Cartographers and surveyors performed in the heat of battle
As the nation prepares to observe the 150th anniversary of the Civil War in 2011, NOAA has assembled a special historical collection of maps, charts, and documents prepared by the U.S. Coast Survey during the war years. The collection, “Charting a More Perfect Union,” contains over 400 documents, available free to the public.
In the nation's early years, the U.S. lost more ships to accidents than to war. In 1807, President Thomas Jefferson established the Survey of the Coast to produce the nautical charts necessary for maritime safety, defense, and the establishment of national boundaries. By 1860, the United States Coast Survey was the government’s leading scientific agency. Teams of men were surveying coastlines, determining land elevations, and producing maps and nautical charts for an expanding nation experiencing growing trade relationships between states and with other countries.
U.S. Coast Survey goes on a war footing
Under Coast Survey Superintendent Alexander Bache, the agency was quick to apply its resources to the war effort. In addition to setting up additional lithographic presses to produce the thousands of charts required by the Navy and other vessels in government service, Bache made a critical decision to send Coast Survey parties to work with blockading squadrons and Armies in the field. Bache detailed these activities in his annual reports to Congress.
Bache was also one of four members of the Union’s blockade board, planning strategy to essentially strangle the South, economically and militarily. On April 16, 1861, President Lincoln issued a proclamation declaring the blockade of ports from South Carolina to Texas. Bache’s Notes on the Coast provided valuable information for Union naval forces.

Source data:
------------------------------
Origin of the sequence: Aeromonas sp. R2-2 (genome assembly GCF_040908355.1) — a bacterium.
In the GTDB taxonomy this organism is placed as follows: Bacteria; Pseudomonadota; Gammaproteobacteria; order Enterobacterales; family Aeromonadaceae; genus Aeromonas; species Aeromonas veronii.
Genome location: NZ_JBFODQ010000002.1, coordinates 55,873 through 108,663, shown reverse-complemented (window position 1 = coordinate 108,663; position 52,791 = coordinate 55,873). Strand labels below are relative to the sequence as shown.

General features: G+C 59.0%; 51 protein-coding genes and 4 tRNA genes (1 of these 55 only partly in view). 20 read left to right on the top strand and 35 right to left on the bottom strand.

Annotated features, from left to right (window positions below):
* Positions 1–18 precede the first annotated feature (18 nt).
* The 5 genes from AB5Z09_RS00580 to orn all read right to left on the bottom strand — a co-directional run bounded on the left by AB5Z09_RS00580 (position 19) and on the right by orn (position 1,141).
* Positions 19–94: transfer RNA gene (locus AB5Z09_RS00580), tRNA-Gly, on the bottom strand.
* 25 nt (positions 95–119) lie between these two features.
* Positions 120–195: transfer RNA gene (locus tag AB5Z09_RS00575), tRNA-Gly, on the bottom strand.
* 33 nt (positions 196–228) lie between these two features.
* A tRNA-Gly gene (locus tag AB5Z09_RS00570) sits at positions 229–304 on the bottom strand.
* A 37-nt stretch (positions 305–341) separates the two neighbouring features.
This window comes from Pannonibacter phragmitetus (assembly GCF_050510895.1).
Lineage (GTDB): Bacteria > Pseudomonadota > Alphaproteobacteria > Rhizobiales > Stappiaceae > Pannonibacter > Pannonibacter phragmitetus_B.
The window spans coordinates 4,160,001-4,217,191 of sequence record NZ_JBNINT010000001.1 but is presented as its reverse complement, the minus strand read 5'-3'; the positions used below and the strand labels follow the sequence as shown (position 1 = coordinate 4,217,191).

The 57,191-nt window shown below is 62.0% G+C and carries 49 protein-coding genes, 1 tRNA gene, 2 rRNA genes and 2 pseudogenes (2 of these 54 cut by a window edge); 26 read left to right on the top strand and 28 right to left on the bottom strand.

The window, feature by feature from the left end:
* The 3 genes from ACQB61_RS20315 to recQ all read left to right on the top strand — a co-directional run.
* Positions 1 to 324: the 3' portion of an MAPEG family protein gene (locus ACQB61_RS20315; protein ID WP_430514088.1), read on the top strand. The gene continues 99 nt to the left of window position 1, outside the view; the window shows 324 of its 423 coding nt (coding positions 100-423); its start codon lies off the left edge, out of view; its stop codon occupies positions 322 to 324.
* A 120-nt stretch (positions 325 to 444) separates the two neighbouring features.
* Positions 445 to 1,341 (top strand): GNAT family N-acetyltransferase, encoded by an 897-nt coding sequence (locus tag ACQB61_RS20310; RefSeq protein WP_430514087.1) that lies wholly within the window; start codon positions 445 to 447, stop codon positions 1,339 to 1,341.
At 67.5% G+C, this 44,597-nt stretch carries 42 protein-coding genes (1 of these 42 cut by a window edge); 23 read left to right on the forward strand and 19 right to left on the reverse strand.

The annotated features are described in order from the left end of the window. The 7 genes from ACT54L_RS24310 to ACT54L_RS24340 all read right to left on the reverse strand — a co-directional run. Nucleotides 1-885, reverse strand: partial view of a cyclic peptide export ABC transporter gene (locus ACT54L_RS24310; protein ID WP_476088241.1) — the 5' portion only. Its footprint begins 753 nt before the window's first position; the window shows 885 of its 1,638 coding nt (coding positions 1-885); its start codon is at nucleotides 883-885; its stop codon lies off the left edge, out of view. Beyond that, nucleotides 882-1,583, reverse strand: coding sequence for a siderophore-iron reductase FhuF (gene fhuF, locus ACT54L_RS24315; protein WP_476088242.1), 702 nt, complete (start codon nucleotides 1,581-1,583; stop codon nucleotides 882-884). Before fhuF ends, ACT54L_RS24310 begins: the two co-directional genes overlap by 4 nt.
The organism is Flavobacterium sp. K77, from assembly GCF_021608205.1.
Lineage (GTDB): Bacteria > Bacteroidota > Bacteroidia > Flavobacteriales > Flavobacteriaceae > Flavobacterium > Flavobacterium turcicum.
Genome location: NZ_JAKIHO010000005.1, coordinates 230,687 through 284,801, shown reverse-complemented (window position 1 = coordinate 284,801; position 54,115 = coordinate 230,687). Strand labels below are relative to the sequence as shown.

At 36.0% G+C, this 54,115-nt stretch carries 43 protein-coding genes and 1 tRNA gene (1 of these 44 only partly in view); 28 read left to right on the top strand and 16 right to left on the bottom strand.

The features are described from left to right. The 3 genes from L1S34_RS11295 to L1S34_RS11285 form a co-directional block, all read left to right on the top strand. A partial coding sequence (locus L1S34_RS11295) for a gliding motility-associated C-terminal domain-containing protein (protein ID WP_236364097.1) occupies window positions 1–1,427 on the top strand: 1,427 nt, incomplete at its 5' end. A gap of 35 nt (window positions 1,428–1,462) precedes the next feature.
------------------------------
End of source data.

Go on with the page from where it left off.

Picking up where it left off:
In the centuries before Google Earth, maps in wartime had special military significance. As Superintendent Alexander Bache pointed out in his annual report, on Nov 7, 1862:
“It is certain that accurate maps must form the basis of well-conducted military operations, and that the best time to procure them is not when an attack is impending, or when the army waits, but when there is no hindrance to, or pressure upon, the surveyors. That no coast can be effectively attacked, defended, or blockaded without accurate maps and charts, has been fully proved by the events of the last two years, if, indeed, such a proposition required practical proof.”
Today’s Coast Survey honors its forebears
Today, the Office of Coast Survey still meets its maritime responsibilities as a part of NOAA, surveying America’s coast and producing the nation’s nautical charts. To honor its legacy and to inform the public, Coast Survey maintains a digital Historical Map & Chart Collection, with over 21,000 maps and charts from 1747 to 2001. The collection also maintains historical Coast Pilots.
Coast Survey’s collection includes 394 Civil War-era maps, including nautical charts used for naval campaigns, and maps of troop movements and battlefields. Rarely seen publications include “Notes on the Coast,” prepared by Coast Survey to help Union forces plan naval blockades against the Confederacy, and the annual report summaries by Superintendent Bache as he detailed the trials and tribulations of producing the maps and charts needed to meet growing military demands.
The Civil War special collection is accessible through a searchable database at http://www.nauticalcharts.noaa.gov/history/CivilWar.
This project was supported by the NOAA Preserve America Initiative, part of Preserve America, a federal initiative to preserve, protect and promote our nation's rich heritage.